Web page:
The Art of Dutch Oven Cooking
Commotion at the prep table in the boathouse kitchen caught my attention. I drifted toward two fellow guides deep in the throes of problem-solving something that appeared rather complex. Junior and Ben, two incredibly smart humans, often engage in complicated conversations, and this was no exception. They bent over the stainless steel counter top, each with a dry erase marker in hand, furiously scribbling numbers that were forming drafts of an equation.
What were they solving? The perfect coal to Dutch oven ratio, of course.
A Dutch oven is a seasoned cast iron pot with a tight-sealing lid. When you strategically place charcoal briquettes underneath the pot and on top of the lid, it creates a portable oven of sorts; one that bakes pineapple upside-down cake or roasts scalloped potatoes in the backcountry.
The first time I experienced a Dutch oven meal, I was ten. We had blackberry cobbler for breakfast on the sandy banks of the Green River, and I was beside myself. Up until that point, I had only ever gone backpacking, and had only ever eaten re-hydrated food while adventuring. Suddenly, not only was I using a pillow while camping, but also I was eating fresh, hot cobbler for breakfast? This moment was profound for a 10-year-old me.
When Dutch oven meals turn out correctly, they are show-stopping. Perfecting Dutch oven cooking can be an elusive task. With no temperature gauge, regulating the heat requires an awareness and maintenance of many variables. How many briquettes underneath the oven? Too many and the bottom will burn. How many on top? Too few and it won’t cook all the way through, too many and it will burn. When do you put the coals on? If you put them on too soon, they won’t get hot enough. If you wait too long, they’ll burn out before the food is cooked. When should you rotate the pot for even heat? Do you rotate the pot and the lid the same direction? Or opposite directions? How many total briquettes in relation to the size of your Dutch?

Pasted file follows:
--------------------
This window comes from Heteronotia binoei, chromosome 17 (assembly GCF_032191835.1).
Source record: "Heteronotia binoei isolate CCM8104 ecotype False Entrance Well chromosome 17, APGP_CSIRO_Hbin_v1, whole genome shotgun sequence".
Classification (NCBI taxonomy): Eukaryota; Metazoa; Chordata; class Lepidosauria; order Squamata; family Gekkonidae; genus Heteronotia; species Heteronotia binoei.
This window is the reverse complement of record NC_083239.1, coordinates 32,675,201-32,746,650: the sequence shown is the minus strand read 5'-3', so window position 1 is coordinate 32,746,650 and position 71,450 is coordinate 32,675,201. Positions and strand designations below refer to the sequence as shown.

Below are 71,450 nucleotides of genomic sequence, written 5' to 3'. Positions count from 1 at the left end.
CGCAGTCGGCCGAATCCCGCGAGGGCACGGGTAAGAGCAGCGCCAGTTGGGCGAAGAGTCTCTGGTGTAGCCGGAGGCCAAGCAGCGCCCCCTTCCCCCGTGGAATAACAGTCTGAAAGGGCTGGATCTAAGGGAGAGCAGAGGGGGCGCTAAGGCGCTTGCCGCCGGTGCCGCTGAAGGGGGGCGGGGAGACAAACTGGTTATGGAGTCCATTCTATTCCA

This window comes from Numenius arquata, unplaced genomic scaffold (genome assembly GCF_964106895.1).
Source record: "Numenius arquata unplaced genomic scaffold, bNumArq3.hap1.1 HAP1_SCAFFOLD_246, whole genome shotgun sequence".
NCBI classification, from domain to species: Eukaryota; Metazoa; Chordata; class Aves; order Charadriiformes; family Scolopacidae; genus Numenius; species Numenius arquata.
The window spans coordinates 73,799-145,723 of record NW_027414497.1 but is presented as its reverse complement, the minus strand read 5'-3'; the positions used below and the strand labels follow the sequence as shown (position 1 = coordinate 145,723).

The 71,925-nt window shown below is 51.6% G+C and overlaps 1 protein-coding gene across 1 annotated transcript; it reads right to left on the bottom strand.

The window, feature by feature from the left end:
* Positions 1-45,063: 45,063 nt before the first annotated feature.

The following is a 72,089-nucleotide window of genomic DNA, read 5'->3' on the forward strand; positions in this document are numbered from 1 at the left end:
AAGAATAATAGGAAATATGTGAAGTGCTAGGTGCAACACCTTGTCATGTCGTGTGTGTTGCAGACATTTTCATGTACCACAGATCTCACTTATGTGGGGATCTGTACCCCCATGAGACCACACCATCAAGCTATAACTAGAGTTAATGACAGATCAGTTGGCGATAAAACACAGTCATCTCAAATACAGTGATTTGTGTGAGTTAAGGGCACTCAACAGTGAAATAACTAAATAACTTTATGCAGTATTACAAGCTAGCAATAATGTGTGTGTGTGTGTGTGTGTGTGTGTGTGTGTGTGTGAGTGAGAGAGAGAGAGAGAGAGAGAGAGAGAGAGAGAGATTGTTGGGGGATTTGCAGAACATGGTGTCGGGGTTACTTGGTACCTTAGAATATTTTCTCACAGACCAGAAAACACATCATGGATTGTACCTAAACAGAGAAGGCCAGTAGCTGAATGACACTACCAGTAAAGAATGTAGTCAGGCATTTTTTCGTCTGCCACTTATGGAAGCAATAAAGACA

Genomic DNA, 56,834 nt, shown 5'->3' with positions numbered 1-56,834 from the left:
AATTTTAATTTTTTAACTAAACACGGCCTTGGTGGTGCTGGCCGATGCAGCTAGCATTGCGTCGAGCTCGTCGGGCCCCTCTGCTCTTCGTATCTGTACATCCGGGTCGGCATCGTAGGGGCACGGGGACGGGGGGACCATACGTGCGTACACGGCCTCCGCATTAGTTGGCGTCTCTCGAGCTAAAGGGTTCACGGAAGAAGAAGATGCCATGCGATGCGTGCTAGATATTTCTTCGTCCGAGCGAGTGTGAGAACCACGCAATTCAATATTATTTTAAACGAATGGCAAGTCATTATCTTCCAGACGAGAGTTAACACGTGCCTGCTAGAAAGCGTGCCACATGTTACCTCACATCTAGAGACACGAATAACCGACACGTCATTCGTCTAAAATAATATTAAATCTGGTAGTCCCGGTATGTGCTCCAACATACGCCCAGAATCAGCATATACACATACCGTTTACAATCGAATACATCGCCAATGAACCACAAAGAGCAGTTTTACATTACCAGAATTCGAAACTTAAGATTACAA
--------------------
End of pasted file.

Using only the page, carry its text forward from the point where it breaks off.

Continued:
Hence the calculus.
River guides are infamous for superstitions, and Dutch oven cooking is no different. I know a guide who only uses an even number of briquettes, never odd. I know guides who always line the bottom of the pot with oiled paper towels when making brownies; others shake their heads at that. And Junior? Well, he carries his formula in his wallet, complete with a chart with his best-performing ratios for Dutches of different sizes.
There’s something indescribable about eating a potato-crust quiche on a white sandy beach a hundred miles from the nearest road. The novelty never disappears. Just last week, I tried a Dutch oven enchilada pie for the first time. I was ten again. Except this time, I was 28 and perched on the bedrock banks of the Rogue. The moment felt just as profound.
Despite the calculus, and despite the superstitions, there is no perfect formula. That’s part of what makes it so special. Though there is some basic advice to consider, Dutch oven cooking is unquestionably an art. It’s an act of faith, but one that reaps grand rewards that should be savored and enjoyed by all.